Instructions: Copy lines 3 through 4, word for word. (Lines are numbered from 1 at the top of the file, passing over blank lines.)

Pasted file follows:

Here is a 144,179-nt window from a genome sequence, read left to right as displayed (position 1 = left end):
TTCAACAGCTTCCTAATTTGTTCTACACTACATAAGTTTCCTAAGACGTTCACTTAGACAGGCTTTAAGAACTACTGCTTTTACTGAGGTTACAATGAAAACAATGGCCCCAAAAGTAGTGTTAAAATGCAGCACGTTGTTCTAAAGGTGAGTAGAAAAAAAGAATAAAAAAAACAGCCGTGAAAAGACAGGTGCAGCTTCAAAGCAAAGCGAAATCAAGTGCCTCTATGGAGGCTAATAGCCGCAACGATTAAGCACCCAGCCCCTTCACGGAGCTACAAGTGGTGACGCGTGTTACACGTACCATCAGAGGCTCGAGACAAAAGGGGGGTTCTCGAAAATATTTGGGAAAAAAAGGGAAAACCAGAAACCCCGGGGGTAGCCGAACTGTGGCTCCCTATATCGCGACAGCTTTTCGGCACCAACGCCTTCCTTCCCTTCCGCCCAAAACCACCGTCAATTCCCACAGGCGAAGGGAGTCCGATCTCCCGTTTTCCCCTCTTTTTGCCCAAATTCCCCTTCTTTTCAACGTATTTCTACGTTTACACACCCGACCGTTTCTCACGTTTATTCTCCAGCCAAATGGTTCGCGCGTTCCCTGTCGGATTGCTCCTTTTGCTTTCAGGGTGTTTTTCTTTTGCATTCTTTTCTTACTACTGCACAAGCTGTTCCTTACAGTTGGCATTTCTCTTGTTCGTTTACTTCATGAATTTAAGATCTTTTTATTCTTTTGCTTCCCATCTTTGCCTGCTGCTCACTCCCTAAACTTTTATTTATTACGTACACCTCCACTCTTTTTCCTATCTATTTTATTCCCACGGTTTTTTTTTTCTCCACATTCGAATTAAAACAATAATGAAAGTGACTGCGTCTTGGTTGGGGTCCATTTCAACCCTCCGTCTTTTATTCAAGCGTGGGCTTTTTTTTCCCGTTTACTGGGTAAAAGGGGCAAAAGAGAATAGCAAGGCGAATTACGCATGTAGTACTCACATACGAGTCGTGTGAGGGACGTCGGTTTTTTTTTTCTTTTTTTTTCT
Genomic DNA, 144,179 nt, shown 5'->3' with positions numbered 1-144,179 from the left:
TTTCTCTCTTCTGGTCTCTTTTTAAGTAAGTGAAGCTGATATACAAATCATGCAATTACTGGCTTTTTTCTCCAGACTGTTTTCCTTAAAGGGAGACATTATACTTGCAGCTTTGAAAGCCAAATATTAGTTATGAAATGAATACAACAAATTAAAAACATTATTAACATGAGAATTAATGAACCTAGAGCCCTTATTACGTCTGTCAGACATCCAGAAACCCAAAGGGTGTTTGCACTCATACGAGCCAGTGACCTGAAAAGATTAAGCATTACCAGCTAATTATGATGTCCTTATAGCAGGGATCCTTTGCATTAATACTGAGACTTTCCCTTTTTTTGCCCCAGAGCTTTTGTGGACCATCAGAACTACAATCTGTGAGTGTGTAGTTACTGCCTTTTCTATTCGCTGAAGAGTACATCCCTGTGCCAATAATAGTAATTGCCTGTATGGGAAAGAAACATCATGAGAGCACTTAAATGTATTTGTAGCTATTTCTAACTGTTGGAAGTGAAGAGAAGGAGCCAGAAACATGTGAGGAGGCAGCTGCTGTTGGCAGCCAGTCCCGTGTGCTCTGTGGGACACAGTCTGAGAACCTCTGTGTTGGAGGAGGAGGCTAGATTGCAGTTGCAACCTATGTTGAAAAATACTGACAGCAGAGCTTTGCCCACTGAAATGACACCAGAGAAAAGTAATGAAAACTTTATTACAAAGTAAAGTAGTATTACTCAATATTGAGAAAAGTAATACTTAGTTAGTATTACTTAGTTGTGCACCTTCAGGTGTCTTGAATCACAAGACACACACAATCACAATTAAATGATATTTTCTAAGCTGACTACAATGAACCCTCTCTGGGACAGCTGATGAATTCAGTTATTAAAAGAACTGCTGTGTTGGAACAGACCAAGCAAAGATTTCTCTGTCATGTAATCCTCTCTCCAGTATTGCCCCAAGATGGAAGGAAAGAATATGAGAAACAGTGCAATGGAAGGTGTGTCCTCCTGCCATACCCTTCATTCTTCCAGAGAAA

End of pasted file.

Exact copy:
Genomic DNA, 144,179 nt, shown 5'->3' with positions numbered 1-144,179 from the left:
TTTCTCTCTTCTGGTCTCTTTTTAAGTAAGTGAAGCTGATATACAAATCATGCAATTACTGGCTTTTTTCTCCAGACTGTTTTCCTTAAAGGGAGACATTATACTTGCAGCTTTGAAAGCCAAATATTAGTTATGAAATGAATACAACAAATTAAAAACATTATTAACATGAGAATTAATGAACCTAGAGCCCTTATTACGTCTGTCAGACATCCAGAAACCCAAAGGGTGTTTGCACTCATACGAGCCAGTGACCTGAAAAGATTAAGCATTACCAGCTAATTATGATGTCCTTATAGCAGGGATCCTTTGCATTAATACTGAGACTTTCCCTTTTTTTGCCCCAGAGCTTTTGTGGACCATCAGAACTACAATCTGTGAGTGTGTAGTTACTGCCTTTTCTATTCGCTGAAGAGTACATCCCTGTGCCAATAATAGTAATTGCCTGTATGGGAAAGAAACATCATGAGAGCACTTAAATGTATTTGTAGCTATTTCTAACTGTTGGAAGTGAAGAGAAGGAGCCAGAAACATGTGAGGAGGCAGCTGCTGTTGGCAGCCAGTCCCGTGTGCTCTGTGGGACACAGTCTGAGAACCTCTGTGTTGGAGGAGGAGGCTAGATTGCAGTTGCAACCTATGTTGAAAAATACTGACAGCAGAGCTTTGCCCACTGAAATGACACCAGAGAAAAGTAATGAAAACTTTATTACAAAGTAAAGTAGTATTACTCAATATTGAGAAAAGTAATACTTAGTTAGTATTACTTAGTTGTGCACCTTCAGGTGTCTTGAATCACAAGACACACACAATCACAATTAAATGATATTTTCTAAGCTGACTACAATGAACCCTCTCTGGGACAGCTGATGAATTCAGTTATTAAAAGAACTGCTGTGTTGGAACAGACCAAGCAAAGATTTCTCTGTCATGTAATCCTCTCTCCAGTATTGCCCCAAGATGGAAGGAAAGAATATGAGAAACAGTGCAATGGAAGGTGTGTCCTCCTGCCATACCCTTCATTCTTCCAGAGAAA